The great war between the Northern and Southern States of America has the special interest for English boys of having been a struggle between two sections of a people akin to us in race and language—a struggle fought out by each side with unusual intensity of conviction in the rightness of its cause, and abounding in heroic incidents. Of these points Mr. Henty has made admirable use in this story of a young Virginian planter, who, after bravely proving his sympathy with the slaves, serves with no less courage and enthusiasm under Lee and Jackson through the most exciting events of the struggle. He has many hairbreadth escapes, is several times wounded and twice taken prisoner; but his courage and readiness bring him safely through all difficulties.
school; the rest of the day was his own, and he would often ride off with some of his schoolfellows who had also come in from a distance, and not return home till late in the evening. Vincent took after his English father rather than his Virginian mother both in appearance and character, and was likely to become as tall and brawny a man as the former had been when he first won the love of the rich Virginian heiress.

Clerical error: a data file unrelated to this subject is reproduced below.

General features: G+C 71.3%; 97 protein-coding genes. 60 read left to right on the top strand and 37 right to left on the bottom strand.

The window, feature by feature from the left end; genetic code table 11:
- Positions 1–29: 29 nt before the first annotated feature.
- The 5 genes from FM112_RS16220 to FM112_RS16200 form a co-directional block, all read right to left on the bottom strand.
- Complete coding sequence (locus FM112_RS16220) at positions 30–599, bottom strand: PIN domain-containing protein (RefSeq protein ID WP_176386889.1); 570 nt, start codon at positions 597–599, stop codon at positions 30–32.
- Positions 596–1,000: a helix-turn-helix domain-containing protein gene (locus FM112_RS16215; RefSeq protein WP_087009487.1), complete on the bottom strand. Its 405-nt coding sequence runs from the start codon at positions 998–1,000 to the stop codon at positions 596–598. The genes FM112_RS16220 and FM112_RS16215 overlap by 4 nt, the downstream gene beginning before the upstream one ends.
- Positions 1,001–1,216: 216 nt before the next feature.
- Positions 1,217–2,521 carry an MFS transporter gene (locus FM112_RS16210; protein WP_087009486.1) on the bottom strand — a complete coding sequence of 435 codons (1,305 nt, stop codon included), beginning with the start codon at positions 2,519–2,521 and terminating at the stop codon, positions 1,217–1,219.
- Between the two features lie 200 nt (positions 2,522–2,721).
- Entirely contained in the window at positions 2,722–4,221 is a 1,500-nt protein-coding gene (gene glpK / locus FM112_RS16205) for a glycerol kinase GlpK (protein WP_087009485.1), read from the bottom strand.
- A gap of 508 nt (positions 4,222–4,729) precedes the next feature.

He was full of life and energy, and in this respect offered a strong contrast to most of his schoolfellows of the same age. For although splendid riders and keen sportsmen, the planters of Virginia were in other respects inclined to indolence; the result partly of the climate, partly of their being waited upon from childhood by attendants ready to carry out every wish. He had his father's cheerful disposition and good temper, together with the decisive manner so frequently acquired by a service in the army, and at the same time he had something of the warmth and enthusiasm of the Virginian
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